FactCheck Social Media

Phone antennas outside a college aren’t a new addition to the neighbourhood

2020-05-25 14:40:43

The Statement

Conspiracy theories involving 5G telecommunications have been circulating during the COVID-19 pandemic, with a recent example being a social media claim that “new” mobile phone towers have been installed in a Sydney suburb during the lockdown.

The May 15 Facebook post caption reads: “Stay home & help prevent the spread of covid??? Here u go 3 new towers with radiation warnings on them installed in front of a college, safe to go back to school now.”

The photo in the Facebook post shows two power poles carrying mobile phone base station antennas on the left side of a road, with a third pole, also mounted with antennas, obscured by a tree further along. The poles are in front of a sign that reads “The Hills College” and bears the logo of the NSW TAFE technical colleges.

The Facebook post has been shared over 990 times, viewed over 50,000 times and attracted over 500 comments.

Phone towers
 A Facebook post claims mobile phone towers photographed on a roadside are recently installed. 

The Analysis

Claims of a link between the current COVID-19 pandemic and 5G telecommunications technology have increased during the disease outbreak. Protests against 5G in Melbourne and northern New South Wales recently resulted in people being arrested for breaking social distancing regulations. In the UK conspiracy theories have resulted in phone towers being attacked.

A recent Parliamentary Report acknowledged misinformation spread on social media about 5G has damaged how communities perceive the technology.

“Community confidence in 5G has been shaken by extensive misinformation preying on the fears of the public spread via the internet, and presented as facts, particularly through social media,” the report reads.

Despite experts and government agencies having addressed and debunked theories linking COVID-19 with 5G networks, social media users are still railing against the technology.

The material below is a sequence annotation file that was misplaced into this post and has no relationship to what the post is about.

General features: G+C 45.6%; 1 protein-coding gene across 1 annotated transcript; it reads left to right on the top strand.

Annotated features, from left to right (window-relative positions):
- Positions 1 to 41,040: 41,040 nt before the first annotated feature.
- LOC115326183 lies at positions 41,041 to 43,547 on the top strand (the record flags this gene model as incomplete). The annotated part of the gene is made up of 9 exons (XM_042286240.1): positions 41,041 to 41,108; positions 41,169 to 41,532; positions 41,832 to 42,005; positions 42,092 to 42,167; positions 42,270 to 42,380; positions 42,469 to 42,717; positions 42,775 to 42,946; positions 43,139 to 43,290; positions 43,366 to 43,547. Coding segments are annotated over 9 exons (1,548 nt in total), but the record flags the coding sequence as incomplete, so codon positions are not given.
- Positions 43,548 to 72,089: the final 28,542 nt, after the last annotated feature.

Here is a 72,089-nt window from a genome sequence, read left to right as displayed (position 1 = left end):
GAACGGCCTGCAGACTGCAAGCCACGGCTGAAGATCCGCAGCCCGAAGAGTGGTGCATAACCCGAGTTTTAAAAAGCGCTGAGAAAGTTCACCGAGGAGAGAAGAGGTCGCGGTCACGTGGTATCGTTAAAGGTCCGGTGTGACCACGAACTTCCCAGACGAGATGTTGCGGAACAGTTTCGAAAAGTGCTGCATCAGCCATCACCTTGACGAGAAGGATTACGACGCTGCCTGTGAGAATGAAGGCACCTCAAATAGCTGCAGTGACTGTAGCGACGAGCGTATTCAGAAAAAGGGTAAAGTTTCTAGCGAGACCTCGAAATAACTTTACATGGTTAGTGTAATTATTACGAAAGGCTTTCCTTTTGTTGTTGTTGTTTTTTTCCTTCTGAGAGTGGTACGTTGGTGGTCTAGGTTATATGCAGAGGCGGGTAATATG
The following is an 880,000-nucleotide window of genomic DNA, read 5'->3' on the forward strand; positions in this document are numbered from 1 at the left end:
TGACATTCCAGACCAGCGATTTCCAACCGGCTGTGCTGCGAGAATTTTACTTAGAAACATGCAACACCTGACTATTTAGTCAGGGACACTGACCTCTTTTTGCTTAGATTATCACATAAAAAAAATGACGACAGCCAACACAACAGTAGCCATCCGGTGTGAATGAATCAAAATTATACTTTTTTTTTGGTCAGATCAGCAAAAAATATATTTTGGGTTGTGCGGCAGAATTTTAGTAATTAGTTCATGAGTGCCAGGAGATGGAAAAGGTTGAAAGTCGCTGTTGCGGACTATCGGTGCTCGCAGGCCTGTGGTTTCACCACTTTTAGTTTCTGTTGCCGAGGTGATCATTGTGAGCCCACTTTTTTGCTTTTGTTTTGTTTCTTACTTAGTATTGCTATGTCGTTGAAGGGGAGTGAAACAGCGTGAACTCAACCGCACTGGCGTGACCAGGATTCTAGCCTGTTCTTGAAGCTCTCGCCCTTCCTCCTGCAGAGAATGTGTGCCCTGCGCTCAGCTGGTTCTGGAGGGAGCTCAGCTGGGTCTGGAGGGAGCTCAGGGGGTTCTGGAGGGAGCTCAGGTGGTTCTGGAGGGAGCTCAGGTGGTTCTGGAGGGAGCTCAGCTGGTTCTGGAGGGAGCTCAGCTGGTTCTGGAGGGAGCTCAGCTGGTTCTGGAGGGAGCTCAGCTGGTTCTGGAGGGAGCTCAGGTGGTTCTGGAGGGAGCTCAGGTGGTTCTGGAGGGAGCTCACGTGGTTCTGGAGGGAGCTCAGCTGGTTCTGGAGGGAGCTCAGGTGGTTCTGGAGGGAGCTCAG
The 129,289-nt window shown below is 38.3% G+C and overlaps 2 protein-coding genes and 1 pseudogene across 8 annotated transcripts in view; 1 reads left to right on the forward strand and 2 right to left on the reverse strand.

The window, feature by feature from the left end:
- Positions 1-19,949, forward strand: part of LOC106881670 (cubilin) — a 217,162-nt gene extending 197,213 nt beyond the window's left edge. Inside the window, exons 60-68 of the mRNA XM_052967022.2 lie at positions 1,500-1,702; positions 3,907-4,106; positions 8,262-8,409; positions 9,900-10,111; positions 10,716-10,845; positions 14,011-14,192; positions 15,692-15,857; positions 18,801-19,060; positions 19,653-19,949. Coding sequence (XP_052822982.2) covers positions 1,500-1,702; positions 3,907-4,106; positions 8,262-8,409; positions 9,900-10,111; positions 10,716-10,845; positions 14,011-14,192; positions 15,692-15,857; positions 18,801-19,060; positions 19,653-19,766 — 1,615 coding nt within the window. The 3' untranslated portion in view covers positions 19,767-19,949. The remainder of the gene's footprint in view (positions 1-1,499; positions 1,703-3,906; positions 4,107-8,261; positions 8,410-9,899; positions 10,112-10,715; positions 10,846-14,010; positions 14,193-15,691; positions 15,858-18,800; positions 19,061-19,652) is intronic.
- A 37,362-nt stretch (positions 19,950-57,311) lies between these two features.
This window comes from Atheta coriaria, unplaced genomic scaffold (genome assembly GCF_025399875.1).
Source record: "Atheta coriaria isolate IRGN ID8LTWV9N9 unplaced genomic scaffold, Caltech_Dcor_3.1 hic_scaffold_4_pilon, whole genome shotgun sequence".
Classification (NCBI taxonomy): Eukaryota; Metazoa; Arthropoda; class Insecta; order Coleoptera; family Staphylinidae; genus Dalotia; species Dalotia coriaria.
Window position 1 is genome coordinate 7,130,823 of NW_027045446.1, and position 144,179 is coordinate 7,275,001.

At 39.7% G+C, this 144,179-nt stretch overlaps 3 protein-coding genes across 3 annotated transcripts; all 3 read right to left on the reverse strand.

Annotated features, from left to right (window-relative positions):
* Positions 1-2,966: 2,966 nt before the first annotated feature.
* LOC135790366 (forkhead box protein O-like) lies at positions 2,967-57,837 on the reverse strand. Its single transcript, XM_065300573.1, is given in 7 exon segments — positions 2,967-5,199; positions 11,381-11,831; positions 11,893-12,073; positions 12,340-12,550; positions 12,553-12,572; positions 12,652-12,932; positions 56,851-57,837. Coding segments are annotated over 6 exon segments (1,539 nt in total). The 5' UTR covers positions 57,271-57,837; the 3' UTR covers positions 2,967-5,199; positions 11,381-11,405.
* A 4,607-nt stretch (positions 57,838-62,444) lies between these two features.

The May 15 Facebook post claims that “3 new towers with radiation warnings on them” have been installed in front of a college. The post features a photo of two clearly visible cell tower masts and a third obscured by trees. The masts are circled, while a sign for “The Hills College” has an arrow pointing to it.

AAP FactCheck has previously debunked claims seeking to correlate telecommunications rollouts with virus outbreaks or claiming long-standing phone towers are 5G towers erected during the coronavirus lockdown.

AAP FactCheck has traced the location of the image the May 15 post to the TAFE NSW campus on Old Northern Rd, Baulkham Hills, in Sydney’s north-western suburbs.

Google Street View shows the three telco masts located in front of the campus in photos taken in 2009 (see two different angles here and here) – more than nine years before the post claimed they were “new”.

In an email to AAP FactCheck a Telstra spokesperson confirmed that the two towers closest to the Hills campus sign are owned by the telco company and have been on site since 2006 and 2007 respectively. The third tower is from another provider, a Telstra spokesperson said.

The Australian Communications and Media Authority (ACMA) Site Location Map lists telecommunications masts around the country.

The map shows a Telstra site, numbered 900772 at the address of the phone towers in the photo – 146-160 Old Northern Rd, Baulkham Hills. Telstra’s own coverage map for the same address shows the site provides 4G network coverage at the same address.

Mobile phone antennas
 A Facebook post makes incorrect claims about a series of mobile phone antennas being erected during lockdown. 

The Verdict

Based on the evidence, AAP FactCheck found the Facebook post to be false. The phone antennas pictured in the May 15 Facebook post are not “new”. The three towers appear in a Google Street View image  in front of the TAFE Baulkham Hills campus taken in 2009. Telstra, which owns two of the three masts, has confirmed its towers have been there since 2006 and 2007 respectively.

False – The primary claims of the content are factually inaccurate.

* AAP FactCheck is accredited by the Poynter Institute’s International Fact-Checking Network, which promotes best practice through a stringent and transparent Code of Principles. https://aap.com.au/